Mesa of Lost Women

Tagged: Film

Film (1953; vt Attack of the Spider Women). Ron Ormond Productions/Howco Productions, Inc. Executive producer Joy N Houck. Produced by Melvin Gordon. Directed by Ron Ormond and Herbert Tevos. Written by Tevos and Orville H Hampton (uncredited). Cast includes George Barrows, Jackie Coogan, Dolores Fuller (credited as Delores Fuller), Paula Hill (credited as Mary Hill), Robert Knapp, Nico Lek, Chris-Pin Martin, John Martin, Allan Nixon, Tandra Quinn, Angelo Rossitto, Harmon Stevens, Richard Travis, Kathrine Victor and Samuel Wu. Narrator: Lyle Talbot. 70 minutes. Black and white.

The film opens with the woman Tarantella (Quinn) killing a man with her kiss. The action proper begins with Grant Phillips (Knapp) and Doreen Culbertson (Hill) stumbling through the Mexican desert, near to death; they are saved by oil company surveyor Frank (John Martin) and his friend Pepe (Chris Pin-Martin), and taken to a hospital where Phillips begins to tell the main story in flashback to roughly a year before. Scientist Dr Leland Masterson (Stevens) escapes from an asylum and hijacks Phillips' plane at gunpoint, taking him, Doreen, her fiancé van Croft (Lek), his asylum nurse (Barrows) and van Croft's servant Wu (Samuel Wu) all hostage. Wu has sabotaged the plane's gyrocompass off-screen to make the plane crash-land on Zarpa Mesa, deep inside the Muerta desert. It is revealed in deeper flashback that Masterson had been there before, invited by Dr Aranya (Coogan) to become his colleague in experiments using glandular extracts to create superhuman "spider-women" such as Tarantella, plus human-sized Monster tarantulas with which Aryana can communicate telepathically. When he refused in horror to join Aranya, Masterson was injected with a Drug causing temporary insanity, and released to be found wandering in the desert, declared insane and confined.

Aranya's spider-women, though in no way overtly spider-like, can not only kill with a kiss but regenerate lost limbs (see Regeneration) and recover from normally fatal wounds. His work with males has produced only disfigured dwarfs, of which the most prominent (Rossitto) is unnamed. Spider-women, dwarfs and a giant spider kill Phillips and van Croft on the mesa. Wu is slain at the Underground laboratory by other spider-women after reporting back to Aranya, having secretly worked with him all along; his usefulness is now at an end. The three survivors are taken captive: Aranya restores Masterson's sanity with an antidote to the drug he gave him before. Masterson grabs chemicals off a shelf and, after giving Phillips and Culbertson time to escape, sets the complex ablaze to thwart the Mad Scientist. The film then returns to the hospital where, clearly, nobody believes this incredible story: Doc Tucker (Nixon) ascribes it to delusions caused by the pair's desert ordeal after the plane crash. A final scene shows that at least one spider-woman survived the destruction of the laboratory.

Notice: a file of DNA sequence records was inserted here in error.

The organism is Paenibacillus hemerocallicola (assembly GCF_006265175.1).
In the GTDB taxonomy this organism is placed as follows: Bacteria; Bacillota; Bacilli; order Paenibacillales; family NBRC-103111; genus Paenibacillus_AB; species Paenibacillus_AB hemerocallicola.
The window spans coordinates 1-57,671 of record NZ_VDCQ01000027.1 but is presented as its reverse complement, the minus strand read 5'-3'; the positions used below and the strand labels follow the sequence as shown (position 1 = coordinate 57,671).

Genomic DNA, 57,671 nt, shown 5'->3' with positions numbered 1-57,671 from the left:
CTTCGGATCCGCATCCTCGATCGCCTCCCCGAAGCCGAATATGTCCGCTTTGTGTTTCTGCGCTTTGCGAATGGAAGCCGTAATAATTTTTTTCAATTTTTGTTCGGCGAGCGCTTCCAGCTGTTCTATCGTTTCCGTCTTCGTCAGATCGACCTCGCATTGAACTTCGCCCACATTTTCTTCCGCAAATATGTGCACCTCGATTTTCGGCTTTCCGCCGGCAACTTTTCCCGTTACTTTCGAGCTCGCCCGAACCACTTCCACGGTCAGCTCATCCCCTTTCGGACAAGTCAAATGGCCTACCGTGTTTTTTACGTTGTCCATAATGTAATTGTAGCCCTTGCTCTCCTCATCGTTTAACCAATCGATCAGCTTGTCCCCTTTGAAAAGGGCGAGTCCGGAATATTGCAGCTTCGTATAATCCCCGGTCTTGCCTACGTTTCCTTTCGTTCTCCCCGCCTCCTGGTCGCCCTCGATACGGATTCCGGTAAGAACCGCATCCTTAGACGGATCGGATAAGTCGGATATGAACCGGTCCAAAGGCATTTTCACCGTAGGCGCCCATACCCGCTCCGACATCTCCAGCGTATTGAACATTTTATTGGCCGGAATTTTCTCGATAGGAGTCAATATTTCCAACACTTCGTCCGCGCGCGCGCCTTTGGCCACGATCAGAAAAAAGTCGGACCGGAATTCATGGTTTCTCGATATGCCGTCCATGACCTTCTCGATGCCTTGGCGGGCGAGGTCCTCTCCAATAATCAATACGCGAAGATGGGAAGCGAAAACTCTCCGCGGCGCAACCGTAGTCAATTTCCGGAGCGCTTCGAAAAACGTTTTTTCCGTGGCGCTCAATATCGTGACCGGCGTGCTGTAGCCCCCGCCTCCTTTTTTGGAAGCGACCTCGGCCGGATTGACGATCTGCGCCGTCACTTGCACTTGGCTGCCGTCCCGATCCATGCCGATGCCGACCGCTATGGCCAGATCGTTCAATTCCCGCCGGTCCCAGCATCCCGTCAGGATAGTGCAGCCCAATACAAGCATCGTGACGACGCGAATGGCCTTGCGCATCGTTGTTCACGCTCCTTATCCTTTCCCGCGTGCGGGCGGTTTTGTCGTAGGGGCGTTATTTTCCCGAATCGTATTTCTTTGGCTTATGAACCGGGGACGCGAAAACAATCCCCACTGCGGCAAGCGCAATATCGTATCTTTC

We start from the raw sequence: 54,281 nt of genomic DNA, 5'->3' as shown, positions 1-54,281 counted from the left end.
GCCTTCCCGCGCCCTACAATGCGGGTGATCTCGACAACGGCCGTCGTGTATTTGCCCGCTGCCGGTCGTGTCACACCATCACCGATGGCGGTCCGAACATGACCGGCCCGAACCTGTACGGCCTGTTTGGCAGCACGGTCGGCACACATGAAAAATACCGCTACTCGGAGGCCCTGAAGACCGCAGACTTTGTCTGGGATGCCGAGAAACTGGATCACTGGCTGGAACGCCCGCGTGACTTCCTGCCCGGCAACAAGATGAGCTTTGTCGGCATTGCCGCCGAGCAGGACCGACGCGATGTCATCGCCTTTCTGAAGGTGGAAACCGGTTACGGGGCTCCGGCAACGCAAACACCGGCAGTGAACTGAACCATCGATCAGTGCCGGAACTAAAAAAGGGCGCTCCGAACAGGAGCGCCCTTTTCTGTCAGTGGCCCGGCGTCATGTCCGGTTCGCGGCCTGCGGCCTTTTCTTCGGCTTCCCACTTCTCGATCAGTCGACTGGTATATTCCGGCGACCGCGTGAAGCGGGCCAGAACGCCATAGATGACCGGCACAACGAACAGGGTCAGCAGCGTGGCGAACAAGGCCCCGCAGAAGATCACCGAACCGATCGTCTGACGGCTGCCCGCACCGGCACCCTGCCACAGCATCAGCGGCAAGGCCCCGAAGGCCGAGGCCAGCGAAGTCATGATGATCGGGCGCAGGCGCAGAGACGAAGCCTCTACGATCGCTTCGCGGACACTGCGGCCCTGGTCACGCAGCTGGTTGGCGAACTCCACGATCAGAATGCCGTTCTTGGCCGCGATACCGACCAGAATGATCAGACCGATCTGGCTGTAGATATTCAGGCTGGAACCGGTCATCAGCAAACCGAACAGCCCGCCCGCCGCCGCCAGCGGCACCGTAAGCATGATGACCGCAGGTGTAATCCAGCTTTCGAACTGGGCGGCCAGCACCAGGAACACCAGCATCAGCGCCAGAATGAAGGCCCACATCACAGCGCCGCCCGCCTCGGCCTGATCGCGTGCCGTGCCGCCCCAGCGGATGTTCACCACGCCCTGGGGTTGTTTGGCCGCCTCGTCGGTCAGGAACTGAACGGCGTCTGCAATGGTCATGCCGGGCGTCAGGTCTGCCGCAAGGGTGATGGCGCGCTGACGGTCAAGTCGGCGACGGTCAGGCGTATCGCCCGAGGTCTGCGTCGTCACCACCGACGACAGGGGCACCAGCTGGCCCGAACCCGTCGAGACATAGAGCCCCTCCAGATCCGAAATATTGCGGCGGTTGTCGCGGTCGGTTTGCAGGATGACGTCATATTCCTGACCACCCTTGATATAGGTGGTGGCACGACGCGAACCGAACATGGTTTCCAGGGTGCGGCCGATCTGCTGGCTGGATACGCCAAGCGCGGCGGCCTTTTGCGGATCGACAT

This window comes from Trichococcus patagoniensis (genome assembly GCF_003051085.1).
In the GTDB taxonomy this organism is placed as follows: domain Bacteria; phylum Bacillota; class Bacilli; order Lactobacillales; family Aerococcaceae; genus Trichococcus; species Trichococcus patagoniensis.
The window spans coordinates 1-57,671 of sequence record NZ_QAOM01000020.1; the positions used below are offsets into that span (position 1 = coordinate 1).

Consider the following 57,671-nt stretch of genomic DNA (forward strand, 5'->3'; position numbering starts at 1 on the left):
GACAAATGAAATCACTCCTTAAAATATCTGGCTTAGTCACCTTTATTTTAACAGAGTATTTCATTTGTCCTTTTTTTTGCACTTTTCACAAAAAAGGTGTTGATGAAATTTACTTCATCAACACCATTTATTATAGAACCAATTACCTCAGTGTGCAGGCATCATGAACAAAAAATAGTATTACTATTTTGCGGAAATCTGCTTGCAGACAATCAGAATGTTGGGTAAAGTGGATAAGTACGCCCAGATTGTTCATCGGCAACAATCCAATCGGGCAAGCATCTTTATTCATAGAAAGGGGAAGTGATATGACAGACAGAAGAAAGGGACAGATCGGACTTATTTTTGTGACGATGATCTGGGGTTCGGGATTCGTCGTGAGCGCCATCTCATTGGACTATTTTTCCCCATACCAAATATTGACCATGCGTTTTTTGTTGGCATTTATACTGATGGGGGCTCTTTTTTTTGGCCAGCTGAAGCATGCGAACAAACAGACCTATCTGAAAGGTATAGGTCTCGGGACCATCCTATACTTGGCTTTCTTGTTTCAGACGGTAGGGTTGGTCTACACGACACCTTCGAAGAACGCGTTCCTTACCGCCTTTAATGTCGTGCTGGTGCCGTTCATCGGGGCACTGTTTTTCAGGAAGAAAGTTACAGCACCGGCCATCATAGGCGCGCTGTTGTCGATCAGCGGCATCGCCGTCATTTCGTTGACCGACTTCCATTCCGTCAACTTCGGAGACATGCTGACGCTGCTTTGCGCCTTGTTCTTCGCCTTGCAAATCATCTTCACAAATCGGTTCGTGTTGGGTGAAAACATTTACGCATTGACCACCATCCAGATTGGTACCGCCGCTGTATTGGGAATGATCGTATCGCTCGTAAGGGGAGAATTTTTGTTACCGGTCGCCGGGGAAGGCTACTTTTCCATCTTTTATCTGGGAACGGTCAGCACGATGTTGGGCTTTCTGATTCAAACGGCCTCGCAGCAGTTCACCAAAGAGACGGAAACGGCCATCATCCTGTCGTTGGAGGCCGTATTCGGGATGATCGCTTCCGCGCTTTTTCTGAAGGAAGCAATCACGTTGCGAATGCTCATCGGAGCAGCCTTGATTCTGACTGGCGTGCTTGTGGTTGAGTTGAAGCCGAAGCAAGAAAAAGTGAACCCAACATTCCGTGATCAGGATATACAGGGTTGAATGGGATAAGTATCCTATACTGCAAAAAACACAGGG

Mesa of Lost Women – one of the poorest Horror in SF films of the 1950s – is confusingly structured, being told in two flashbacks rather than one. At one point Masterson meets Tarantella in a cantina after escaping the asylum, apparently fails to recognize her at first, then shoots her when he does so (before taking his hostages); she returns to life. It has been speculated that Ed Wood Jr was connected with the film behind the scenes: possible clues are that narrator Talbot appeared often in Wood's own films, while Wood's then girlfriend Fuller has a non-speaking role as a spider-woman. Wood later used Hoyt Curtin's guitar soundtrack in his film Jail Bait (1954). Jackie Coogan had been one of the most popular child stars in the US of the 1930s, but his parents squandered the fortune he earned then; he regained fame as Uncle Fester in the fantasy-comedy tv series The Addams Family (1964-1966). [GSt]

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